The smartphone has moved from a geeky device used by a small minority to a must-have device, containing our email, web browser, instant messenger, camera, wallet and of course, our telephone. Most smartphone users in the developed world are on their second or third device and as we move to newer more capable models, our reliance on these small and incredibly personal electronic items is increasing. Today’s smartphones have high resolution displays, gigabytes of storage and high quality web browsers. The two main platforms – Apple’s iOS and Google’s Android – have app stores containing millions of applications, which means it is very easy to add third-party functionality to our devices.
A popular application of choice for smartphones is online banking, as our smartphone is a personal device contains plenty of other valuable and sensitive information. This is something that has not escaped the world’s banks, many of whom currently publish mobile banking applications and have optimized their websites to work well on small screens. We have also seen mobile payment software being adopted with increasing frequency around the world as customers become more comfortable with using their device: Apple Pay, Android Pay and Samsung Pay are joined by many other options with more on the way. Mobile banking is also supremely convenient: we don’t need to devote time in our day to use a desktop or laptop computer, waiting for the machine to boot and allow us access, as smartphones are almost always instantly available. In Britain and for the first time, in 2015 the use of Internet banking websites on desktop browsers fell compared with the previous year. For 2014, British banking customers logged into their bank 4.4 million times, compared with 4.3 million in 2015. However, the number of logins for mobile banking applications increased from 7 million in 2014 to 11 million in 2015.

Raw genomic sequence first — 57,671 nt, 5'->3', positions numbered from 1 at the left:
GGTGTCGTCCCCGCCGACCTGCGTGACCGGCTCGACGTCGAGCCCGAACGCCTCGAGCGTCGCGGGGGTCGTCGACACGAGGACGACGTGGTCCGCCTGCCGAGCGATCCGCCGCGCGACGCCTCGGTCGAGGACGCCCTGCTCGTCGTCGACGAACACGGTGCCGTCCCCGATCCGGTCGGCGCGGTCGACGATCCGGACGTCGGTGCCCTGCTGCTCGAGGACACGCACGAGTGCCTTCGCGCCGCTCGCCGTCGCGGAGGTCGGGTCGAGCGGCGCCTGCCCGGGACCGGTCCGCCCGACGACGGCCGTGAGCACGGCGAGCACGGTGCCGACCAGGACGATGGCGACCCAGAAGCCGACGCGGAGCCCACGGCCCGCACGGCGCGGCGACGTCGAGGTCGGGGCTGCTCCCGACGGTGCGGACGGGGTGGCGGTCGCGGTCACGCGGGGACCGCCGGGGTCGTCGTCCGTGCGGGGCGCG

Despite this increase in banking application logins, the British still prefer using their computers or desktops to transfer money. In 2014, the British chalked up 408 million payments via desktop and laptop websites, which increased to 417 million in 2015. However, mobile payments via an application increased from 225 million in 2014 to 347 million in 2015. This increase reflects how much more comfortable the British are using their smartphones to effect payments. There are some structural reasons – many banks require the full website in order to set up a new payment, although some banks are changing this to bring in new features for customers using the application. The British public are also seeing new banks with a bias towards using a smartphone app, such as Atom, Starling and Tandem, offering the full range of traditional banking services via a smartphone. As customers continue to use smartphones and mobile payment services, and as banks evolve their mobile applications to include more and more functionality, it would be likely that this trend is set to continue through 2016 and beyond.